In Romans 8, we see a threefold cry for the coming of the Lord. The world is crying out, we are crying out, and the Spirit is taking our frail attempts at prayer and lifting up the perfect intercession to the Father.

22 For we know that the whole creation has been groaning together in the pains of childbirth until now. 23 And not only the creation, but we ourselves, who have the firstfruits of the Spirit, groan inwardly as we wait eagerly for adoption as sons, the redemption of our bodies. 24 For in this hope we were saved. Now hope that is seen is not hope. For who hopes for what he sees? 25 But if we hope for what we do not see, we wait for it with patience. 26 Likewise the Spirit helps us in our weakness. For we do not know what to pray for as we ought, but the Spirit himself intercedes for us with groanings too deep for words. 27 And he who searches hearts knows what is the mind of the Spirit, because the Spirit intercedes for the saints according to the will of God. (Romans 8:22–27)

In this threefold prayer, we are full of expectation. Romans 8 continues, And we know that for those who love God all things work together for good, for those who are called according to his purpose. (Ro 8:28).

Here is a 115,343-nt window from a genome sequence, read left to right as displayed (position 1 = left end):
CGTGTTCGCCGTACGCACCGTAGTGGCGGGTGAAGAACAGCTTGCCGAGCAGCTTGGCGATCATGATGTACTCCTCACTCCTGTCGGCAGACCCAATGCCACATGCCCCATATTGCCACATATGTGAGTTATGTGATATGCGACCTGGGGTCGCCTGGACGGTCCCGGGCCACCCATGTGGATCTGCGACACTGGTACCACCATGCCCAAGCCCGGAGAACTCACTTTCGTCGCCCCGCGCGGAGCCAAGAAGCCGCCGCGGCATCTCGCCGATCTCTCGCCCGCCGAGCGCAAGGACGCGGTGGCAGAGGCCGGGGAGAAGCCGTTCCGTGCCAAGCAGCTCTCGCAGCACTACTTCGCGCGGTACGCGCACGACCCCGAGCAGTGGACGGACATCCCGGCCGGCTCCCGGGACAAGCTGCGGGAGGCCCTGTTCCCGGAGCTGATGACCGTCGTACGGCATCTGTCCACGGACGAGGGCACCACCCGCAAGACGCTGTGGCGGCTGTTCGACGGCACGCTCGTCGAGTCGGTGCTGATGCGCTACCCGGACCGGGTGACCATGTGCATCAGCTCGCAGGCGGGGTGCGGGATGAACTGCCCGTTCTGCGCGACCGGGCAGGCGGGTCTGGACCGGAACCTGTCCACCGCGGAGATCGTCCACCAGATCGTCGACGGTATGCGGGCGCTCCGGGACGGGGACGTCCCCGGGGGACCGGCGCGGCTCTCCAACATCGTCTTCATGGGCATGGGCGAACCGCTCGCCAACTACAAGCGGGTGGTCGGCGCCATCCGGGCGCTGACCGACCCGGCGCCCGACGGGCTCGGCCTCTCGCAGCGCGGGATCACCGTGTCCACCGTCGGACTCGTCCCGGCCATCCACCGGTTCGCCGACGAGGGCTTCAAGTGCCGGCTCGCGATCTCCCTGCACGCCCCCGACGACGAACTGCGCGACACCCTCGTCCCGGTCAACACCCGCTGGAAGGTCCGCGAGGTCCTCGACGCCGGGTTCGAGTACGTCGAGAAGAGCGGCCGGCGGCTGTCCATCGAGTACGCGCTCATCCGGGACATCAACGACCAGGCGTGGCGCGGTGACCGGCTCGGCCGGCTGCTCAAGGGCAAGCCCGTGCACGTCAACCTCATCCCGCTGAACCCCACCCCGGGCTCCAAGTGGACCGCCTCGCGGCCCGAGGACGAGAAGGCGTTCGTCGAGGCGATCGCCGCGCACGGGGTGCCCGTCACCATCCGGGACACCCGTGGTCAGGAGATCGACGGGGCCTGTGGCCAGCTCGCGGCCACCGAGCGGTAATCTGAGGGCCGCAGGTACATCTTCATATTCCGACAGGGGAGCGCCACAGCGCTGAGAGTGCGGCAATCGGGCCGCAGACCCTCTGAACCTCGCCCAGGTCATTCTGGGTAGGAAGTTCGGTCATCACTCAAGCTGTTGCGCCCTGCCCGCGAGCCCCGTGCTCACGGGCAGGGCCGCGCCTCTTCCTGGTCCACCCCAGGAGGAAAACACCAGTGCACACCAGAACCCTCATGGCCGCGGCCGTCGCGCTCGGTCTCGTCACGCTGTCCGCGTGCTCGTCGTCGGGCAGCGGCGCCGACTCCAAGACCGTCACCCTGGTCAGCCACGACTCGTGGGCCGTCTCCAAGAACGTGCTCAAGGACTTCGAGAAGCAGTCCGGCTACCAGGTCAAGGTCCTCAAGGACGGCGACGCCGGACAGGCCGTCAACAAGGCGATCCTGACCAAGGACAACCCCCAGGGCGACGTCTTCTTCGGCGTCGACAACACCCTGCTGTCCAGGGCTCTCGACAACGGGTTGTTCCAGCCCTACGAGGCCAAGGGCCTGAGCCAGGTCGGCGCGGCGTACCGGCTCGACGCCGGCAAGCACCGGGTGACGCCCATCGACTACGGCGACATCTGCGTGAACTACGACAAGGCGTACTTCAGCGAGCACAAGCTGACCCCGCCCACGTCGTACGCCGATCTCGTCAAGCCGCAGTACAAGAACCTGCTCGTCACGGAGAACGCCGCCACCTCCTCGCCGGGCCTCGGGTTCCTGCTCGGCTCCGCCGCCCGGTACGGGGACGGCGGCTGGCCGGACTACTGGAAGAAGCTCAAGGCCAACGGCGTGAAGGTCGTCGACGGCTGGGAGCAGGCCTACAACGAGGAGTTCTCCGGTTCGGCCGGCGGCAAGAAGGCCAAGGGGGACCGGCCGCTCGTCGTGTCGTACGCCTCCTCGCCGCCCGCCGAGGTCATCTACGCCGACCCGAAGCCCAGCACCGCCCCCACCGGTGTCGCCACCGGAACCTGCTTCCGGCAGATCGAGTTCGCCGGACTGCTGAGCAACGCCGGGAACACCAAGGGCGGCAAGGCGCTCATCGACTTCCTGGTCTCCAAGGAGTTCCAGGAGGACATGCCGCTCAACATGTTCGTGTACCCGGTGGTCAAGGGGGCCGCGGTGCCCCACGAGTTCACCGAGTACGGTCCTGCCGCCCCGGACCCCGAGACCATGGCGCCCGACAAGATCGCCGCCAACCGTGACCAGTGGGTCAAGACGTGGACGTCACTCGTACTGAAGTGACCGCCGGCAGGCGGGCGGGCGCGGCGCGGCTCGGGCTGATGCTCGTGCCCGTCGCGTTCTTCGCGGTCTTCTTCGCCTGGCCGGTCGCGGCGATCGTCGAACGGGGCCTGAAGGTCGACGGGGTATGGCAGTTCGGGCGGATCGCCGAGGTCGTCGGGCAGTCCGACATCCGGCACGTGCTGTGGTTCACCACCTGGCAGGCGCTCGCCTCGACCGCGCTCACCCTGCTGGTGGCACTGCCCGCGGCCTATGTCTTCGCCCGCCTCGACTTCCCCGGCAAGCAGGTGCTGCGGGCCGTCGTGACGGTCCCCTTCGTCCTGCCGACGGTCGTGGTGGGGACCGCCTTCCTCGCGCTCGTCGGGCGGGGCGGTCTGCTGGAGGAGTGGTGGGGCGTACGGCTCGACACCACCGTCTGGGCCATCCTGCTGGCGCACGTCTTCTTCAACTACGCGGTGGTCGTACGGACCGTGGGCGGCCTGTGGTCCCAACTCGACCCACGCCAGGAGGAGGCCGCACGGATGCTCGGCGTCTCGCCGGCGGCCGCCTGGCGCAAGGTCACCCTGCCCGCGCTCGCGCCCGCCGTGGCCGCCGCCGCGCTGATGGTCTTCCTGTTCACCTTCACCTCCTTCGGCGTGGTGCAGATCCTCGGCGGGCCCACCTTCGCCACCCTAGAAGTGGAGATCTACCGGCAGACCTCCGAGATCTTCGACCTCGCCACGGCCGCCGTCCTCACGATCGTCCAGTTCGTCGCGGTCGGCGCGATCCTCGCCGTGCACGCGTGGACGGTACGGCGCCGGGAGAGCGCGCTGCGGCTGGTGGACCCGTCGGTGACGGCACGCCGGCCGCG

As we watch and wait this Advent, we are not trying to work up sentimental or warm feelings about God. We pray as a helpless people in a world that is helpless. We pray knowing that the only hope for our lives and our families and our problems is the grace of God in Christ. We pray knowing that God has not abandoned this war weary world. So we can and must pray for the nations. For our leaders in their flawed conditions, for the leaders of the world in their flawed conditions, and for the people who suffer under the hand of oppression, knowing that our God knows their pain and their troubles intimately.

We pray in hope and with expectation that He is at work in us and through us even as He is at work in our world and through our world.

[1] Ole Hallesby. Prayer (p. 26). Kindle Edition. “Prayer therefore consists simply in telling God day by day in what ways we feel that we are helpless. We are moved to pray every time the Spirit of God, which is the spirit of prayer, emphasizes anew to us our helplessness, and we realize how impotent we are by nature to believe, to love, to hope, to serve, to sacrifice, to suffer, to read the Bible, to pray and to struggle against our sinful desires.”

[2] Williams, Rowan. Open to Judgement: Sermons and Addresses (Kindle Locations 262-266). Darton, Longman & Todd LTD. Kindle Edition. “Whatever we may want to say in detail about the doctrine of the Incarnation, it seems to me an indispensable part of our gospel to be able to say that God has been, and is, ‘inside’ human motivation. ‘He knoweth whereof we are made.’ He is capable of this unparalleled act of ‘imagination’, of knowing what it is to be a creature as well as creator, knowing what it is to be in doubt, in agony, in temptation, in darkness and abandonment, in hell. There is the lesson of ‘ecstasy’, understanding the other in the other’s own terms.”